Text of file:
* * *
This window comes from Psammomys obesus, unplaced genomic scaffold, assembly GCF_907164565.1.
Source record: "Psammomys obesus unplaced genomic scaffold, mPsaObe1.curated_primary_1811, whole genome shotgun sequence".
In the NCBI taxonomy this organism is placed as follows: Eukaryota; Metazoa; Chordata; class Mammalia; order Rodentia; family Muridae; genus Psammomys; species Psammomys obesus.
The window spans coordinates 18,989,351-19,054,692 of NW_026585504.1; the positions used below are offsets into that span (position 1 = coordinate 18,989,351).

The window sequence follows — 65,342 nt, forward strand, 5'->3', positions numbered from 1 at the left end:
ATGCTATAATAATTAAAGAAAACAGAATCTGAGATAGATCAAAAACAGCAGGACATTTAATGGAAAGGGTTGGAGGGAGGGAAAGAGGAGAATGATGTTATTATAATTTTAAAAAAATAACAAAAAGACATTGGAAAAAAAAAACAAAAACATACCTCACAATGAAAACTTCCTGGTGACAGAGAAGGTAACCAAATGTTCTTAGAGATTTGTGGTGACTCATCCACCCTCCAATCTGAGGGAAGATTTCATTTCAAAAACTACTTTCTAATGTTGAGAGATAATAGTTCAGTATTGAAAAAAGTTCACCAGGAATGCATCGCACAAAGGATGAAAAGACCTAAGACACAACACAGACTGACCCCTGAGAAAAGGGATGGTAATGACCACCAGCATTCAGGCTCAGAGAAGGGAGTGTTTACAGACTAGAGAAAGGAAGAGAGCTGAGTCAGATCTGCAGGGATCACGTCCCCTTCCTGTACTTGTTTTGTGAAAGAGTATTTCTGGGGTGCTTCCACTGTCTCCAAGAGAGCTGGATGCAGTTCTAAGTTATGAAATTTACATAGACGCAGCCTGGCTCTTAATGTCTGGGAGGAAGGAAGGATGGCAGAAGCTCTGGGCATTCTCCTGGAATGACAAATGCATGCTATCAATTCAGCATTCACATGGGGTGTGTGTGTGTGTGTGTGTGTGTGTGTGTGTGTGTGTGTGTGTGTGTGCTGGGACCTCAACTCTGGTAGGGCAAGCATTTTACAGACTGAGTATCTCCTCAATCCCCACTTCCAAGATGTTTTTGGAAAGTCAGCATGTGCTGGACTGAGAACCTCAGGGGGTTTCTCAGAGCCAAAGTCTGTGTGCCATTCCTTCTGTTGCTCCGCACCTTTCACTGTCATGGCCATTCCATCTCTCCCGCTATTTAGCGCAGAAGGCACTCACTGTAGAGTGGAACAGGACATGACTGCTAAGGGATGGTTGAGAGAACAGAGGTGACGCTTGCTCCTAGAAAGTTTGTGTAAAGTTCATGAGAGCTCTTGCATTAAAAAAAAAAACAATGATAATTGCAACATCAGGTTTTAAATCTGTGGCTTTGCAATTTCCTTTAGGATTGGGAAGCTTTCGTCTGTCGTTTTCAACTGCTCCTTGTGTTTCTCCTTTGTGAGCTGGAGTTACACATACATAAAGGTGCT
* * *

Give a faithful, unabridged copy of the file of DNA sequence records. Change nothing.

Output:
This window comes from Psammomys obesus, unplaced genomic scaffold, assembly GCF_907164565.1.
Source record: "Psammomys obesus unplaced genomic scaffold, mPsaObe1.curated_primary_1811, whole genome shotgun sequence".
In the NCBI taxonomy this organism is placed as follows: Eukaryota; Metazoa; Chordata; class Mammalia; order Rodentia; family Muridae; genus Psammomys; species Psammomys obesus.
The window spans coordinates 18,989,351-19,054,692 of NW_026585504.1; the positions used below are offsets into that span (position 1 = coordinate 18,989,351).

The window sequence follows — 65,342 nt, forward strand, 5'->3', positions numbered from 1 at the left end:
ATGCTATAATAATTAAAGAAAACAGAATCTGAGATAGATCAAAAACAGCAGGACATTTAATGGAAAGGGTTGGAGGGAGGGAAAGAGGAGAATGATGTTATTATAATTTTAAAAAAATAACAAAAAGACATTGGAAAAAAAAAACAAAAACATACCTCACAATGAAAACTTCCTGGTGACAGAGAAGGTAACCAAATGTTCTTAGAGATTTGTGGTGACTCATCCACCCTCCAATCTGAGGGAAGATTTCATTTCAAAAACTACTTTCTAATGTTGAGAGATAATAGTTCAGTATTGAAAAAAGTTCACCAGGAATGCATCGCACAAAGGATGAAAAGACCTAAGACACAACACAGACTGACCCCTGAGAAAAGGGATGGTAATGACCACCAGCATTCAGGCTCAGAGAAGGGAGTGTTTACAGACTAGAGAAAGGAAGAGAGCTGAGTCAGATCTGCAGGGATCACGTCCCCTTCCTGTACTTGTTTTGTGAAAGAGTATTTCTGGGGTGCTTCCACTGTCTCCAAGAGAGCTGGATGCAGTTCTAAGTTATGAAATTTACATAGACGCAGCCTGGCTCTTAATGTCTGGGAGGAAGGAAGGATGGCAGAAGCTCTGGGCATTCTCCTGGAATGACAAATGCATGCTATCAATTCAGCATTCACATGGGGTGTGTGTGTGTGTGTGTGTGTGTGTGTGTGTGTGTGTGTGTGTGTGTGCTGGGACCTCAACTCTGGTAGGGCAAGCATTTTACAGACTGAGTATCTCCTCAATCCCCACTTCCAAGATGTTTTTGGAAAGTCAGCATGTGCTGGACTGAGAACCTCAGGGGGTTTCTCAGAGCCAAAGTCTGTGTGCCATTCCTTCTGTTGCTCCGCACCTTTCACTGTCATGGCCATTCCATCTCTCCCGCTATTTAGCGCAGAAGGCACTCACTGTAGAGTGGAACAGGACATGACTGCTAAGGGATGGTTGAGAGAACAGAGGTGACGCTTGCTCCTAGAAAGTTTGTGTAAAGTTCATGAGAGCTCTTGCATTAAAAAAAAAAACAATGATAATTGCAACATCAGGTTTTAAATCTGTGGCTTTGCAATTTCCTTTAGGATTGGGAAGCTTTCGTCTGTCGTTTTCAACTGCTCCTTGTGTTTCTCCTTTGTGAGCTGGAGTTACACATACATAAAGGTGCT